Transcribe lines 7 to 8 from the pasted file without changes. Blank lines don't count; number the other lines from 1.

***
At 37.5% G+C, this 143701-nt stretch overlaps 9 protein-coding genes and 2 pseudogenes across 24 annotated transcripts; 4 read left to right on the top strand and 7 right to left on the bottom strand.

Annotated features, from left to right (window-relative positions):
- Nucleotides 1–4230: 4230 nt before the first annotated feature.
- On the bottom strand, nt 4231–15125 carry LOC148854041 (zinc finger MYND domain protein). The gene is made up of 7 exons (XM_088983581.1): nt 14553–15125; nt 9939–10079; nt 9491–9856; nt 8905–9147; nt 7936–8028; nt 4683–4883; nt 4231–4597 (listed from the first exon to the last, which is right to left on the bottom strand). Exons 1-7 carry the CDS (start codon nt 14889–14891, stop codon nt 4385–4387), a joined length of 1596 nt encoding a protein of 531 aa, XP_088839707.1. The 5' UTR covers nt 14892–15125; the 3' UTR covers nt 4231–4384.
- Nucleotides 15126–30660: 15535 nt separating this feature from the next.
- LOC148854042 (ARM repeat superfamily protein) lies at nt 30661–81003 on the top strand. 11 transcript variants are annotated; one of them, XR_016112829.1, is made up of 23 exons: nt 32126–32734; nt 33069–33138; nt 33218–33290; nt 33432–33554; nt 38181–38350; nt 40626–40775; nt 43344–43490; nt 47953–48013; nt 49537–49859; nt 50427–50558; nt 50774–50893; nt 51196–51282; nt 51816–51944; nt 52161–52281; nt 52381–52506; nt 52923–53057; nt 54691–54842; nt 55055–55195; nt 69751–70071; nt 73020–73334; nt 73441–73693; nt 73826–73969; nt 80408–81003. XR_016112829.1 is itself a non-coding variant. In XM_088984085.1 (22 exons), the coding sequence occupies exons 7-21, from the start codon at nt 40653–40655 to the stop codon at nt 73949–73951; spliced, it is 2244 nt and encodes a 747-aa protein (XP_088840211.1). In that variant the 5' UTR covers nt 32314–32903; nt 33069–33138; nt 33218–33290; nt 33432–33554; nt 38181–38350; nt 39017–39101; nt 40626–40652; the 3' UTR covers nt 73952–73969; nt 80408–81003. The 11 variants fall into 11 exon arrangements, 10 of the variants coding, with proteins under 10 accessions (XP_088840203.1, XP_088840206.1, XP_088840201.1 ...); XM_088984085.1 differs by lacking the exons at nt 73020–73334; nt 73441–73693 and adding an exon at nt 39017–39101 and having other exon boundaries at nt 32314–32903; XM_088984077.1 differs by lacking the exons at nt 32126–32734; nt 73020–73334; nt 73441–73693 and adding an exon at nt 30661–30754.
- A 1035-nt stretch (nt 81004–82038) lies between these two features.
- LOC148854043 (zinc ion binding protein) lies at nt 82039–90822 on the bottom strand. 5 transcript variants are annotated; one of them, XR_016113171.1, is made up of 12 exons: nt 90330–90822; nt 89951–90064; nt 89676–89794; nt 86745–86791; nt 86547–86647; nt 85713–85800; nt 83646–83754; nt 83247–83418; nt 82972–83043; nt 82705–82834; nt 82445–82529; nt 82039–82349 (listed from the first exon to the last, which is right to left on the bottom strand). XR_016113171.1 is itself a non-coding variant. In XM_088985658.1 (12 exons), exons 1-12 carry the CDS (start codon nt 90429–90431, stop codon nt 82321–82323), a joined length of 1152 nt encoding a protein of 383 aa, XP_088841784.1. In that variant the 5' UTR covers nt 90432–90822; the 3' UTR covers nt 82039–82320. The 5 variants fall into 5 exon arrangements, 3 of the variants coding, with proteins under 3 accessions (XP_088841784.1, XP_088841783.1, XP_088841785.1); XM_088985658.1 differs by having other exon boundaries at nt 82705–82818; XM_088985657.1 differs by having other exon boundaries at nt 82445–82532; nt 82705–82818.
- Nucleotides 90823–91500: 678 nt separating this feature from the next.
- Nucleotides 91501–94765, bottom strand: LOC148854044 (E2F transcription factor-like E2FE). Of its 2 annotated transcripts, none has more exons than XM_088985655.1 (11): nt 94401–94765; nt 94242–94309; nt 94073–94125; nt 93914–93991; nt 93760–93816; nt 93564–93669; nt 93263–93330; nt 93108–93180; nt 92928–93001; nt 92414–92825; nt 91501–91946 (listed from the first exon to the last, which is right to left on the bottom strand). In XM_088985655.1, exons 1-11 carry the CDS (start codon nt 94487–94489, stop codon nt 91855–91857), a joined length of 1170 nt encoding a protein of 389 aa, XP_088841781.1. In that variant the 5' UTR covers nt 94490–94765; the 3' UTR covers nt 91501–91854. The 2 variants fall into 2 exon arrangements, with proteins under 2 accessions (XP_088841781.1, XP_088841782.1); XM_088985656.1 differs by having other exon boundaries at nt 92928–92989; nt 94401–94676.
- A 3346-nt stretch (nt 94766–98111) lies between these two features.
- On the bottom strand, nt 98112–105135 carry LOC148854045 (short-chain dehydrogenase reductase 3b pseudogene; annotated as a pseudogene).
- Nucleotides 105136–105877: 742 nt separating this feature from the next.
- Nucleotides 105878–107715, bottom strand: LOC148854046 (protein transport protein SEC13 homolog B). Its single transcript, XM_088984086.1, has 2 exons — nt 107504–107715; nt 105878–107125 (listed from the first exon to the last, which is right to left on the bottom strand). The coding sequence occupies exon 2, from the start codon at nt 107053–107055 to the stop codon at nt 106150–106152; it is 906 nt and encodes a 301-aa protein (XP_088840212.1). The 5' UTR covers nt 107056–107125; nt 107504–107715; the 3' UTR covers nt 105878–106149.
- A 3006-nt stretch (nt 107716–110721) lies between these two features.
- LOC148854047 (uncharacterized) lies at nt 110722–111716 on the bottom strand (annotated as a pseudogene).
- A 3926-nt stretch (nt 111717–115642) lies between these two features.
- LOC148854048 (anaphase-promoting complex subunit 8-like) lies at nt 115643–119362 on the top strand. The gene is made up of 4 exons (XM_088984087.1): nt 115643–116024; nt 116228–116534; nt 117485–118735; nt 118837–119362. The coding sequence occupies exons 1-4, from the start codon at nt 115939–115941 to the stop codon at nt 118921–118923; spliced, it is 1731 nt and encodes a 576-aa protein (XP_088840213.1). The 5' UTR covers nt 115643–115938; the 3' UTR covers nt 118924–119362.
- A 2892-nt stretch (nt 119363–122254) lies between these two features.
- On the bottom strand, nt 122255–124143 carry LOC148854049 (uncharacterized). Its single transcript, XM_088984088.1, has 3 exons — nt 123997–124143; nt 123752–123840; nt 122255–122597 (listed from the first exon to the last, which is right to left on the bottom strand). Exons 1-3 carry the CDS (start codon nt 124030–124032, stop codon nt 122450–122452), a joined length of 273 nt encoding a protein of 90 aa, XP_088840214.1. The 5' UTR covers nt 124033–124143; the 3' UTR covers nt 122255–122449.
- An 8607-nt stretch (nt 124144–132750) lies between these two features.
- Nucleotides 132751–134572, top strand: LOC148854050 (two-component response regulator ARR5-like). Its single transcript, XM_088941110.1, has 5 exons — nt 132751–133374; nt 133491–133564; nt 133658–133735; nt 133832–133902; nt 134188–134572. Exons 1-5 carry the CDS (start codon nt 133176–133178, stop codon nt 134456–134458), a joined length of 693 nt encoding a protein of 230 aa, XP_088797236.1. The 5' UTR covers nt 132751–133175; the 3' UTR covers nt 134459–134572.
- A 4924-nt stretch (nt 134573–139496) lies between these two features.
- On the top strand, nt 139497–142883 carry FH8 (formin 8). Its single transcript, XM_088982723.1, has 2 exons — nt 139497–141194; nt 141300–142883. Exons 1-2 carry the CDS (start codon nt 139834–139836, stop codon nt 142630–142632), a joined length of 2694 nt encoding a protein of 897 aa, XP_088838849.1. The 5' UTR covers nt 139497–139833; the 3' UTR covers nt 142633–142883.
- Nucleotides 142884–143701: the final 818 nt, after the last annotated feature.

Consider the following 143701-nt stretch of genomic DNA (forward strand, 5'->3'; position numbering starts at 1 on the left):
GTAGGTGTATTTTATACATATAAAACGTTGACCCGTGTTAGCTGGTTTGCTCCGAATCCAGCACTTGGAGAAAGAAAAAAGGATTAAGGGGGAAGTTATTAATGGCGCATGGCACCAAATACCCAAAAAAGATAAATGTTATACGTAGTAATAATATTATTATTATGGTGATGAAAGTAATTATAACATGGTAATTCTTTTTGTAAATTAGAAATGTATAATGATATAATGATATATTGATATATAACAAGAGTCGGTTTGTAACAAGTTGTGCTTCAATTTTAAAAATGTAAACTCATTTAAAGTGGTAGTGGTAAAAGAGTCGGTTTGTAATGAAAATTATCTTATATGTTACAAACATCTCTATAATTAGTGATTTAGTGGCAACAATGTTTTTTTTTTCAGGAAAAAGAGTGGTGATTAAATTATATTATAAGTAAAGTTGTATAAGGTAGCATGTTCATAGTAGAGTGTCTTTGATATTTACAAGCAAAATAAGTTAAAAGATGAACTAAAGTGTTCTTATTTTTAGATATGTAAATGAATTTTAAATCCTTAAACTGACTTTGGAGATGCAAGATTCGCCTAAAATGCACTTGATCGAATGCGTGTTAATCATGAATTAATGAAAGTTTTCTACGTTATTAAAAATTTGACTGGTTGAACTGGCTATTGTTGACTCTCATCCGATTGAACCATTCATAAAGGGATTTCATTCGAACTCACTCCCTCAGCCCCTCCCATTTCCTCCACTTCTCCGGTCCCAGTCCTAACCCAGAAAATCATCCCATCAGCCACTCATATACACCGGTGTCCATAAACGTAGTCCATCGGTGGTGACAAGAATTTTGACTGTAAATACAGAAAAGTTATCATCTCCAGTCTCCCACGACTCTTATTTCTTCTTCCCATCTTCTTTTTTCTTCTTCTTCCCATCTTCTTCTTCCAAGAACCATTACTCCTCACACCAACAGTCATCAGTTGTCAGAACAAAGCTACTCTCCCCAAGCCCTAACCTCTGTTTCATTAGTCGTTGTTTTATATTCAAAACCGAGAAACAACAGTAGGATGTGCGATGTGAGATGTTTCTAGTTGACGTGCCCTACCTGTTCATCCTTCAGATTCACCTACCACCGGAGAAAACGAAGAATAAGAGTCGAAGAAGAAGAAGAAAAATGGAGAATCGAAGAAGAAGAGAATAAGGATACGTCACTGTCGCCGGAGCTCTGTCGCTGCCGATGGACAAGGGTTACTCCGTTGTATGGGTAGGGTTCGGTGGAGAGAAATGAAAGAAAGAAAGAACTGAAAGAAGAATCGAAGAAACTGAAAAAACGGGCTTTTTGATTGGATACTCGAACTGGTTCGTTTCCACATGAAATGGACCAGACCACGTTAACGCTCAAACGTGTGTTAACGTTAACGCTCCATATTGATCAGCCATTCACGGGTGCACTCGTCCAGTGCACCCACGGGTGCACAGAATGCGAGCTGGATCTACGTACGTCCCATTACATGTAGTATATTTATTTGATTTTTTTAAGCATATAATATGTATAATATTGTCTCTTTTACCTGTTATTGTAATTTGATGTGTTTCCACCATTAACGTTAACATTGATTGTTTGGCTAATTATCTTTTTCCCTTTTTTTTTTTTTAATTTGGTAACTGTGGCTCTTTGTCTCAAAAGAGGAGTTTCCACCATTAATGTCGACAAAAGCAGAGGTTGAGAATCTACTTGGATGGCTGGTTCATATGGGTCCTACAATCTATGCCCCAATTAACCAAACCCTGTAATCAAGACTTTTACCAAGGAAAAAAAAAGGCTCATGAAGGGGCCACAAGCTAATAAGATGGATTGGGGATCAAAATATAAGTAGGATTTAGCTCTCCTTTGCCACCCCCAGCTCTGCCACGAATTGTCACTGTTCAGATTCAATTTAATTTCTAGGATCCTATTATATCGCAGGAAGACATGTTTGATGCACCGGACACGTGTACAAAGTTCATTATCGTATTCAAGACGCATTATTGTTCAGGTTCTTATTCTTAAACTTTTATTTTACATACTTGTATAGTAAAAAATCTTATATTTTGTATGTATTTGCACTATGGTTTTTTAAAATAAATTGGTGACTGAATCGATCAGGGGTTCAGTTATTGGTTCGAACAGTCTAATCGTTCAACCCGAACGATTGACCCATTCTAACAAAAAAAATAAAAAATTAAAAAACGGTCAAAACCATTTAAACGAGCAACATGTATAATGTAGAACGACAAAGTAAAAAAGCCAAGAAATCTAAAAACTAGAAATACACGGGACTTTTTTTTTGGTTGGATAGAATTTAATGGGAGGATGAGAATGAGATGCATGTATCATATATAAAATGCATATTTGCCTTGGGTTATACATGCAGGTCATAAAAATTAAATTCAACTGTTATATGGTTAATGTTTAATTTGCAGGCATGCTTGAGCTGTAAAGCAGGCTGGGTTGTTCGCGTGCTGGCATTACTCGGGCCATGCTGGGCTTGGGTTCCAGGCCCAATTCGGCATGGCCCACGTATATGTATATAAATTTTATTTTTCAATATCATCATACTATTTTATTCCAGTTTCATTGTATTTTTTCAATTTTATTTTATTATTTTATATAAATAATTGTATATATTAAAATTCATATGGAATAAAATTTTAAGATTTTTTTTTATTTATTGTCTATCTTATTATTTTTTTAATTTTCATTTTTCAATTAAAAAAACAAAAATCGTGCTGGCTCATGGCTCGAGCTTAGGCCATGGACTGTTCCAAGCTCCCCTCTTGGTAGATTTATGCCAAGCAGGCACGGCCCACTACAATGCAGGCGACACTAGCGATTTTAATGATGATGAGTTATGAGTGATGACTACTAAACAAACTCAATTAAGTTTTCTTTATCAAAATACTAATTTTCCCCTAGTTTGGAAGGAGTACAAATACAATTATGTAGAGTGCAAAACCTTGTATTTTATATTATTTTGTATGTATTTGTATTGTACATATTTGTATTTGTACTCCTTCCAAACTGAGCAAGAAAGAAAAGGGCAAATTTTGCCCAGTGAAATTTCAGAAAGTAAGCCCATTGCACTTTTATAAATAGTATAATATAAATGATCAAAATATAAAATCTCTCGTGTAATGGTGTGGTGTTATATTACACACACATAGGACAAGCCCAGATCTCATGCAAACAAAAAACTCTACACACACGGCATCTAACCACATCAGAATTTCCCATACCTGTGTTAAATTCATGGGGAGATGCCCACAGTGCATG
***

- A 1035-nt stretch (nt 81004–82038) lies between these two features.
- LOC148854043 (zinc ion binding protein) lies at nt 82039–90822 on the bottom strand. 5 transcript variants are annotated; one of them, XR_016113171.1, is made up of 12 exons: nt 90330–90822; nt 89951–90064; nt 89676–89794; nt 86745–86791; nt 86547–86647; nt 85713–85800; nt 83646–83754; nt 83247–83418; nt 82972–83043; nt 82705–82834; nt 82445–82529; nt 82039–82349 (listed from the first exon to the last, which is right to left on the bottom strand). XR_016113171.1 is itself a non-coding variant. In XM_088985658.1 (12 exons), exons 1-12 carry the CDS (start codon nt 90429–90431, stop codon nt 82321–82323), a joined length of 1152 nt encoding a protein of 383 aa, XP_088841784.1. In that variant the 5' UTR covers nt 90432–90822; the 3' UTR covers nt 82039–82320. The 5 variants fall into 5 exon arrangements, 3 of the variants coding, with proteins under 3 accessions (XP_088841784.1, XP_088841783.1, XP_088841785.1); XM_088985658.1 differs by having other exon boundaries at nt 82705–82818; XM_088985657.1 differs by having other exon boundaries at nt 82445–82532; nt 82705–82818.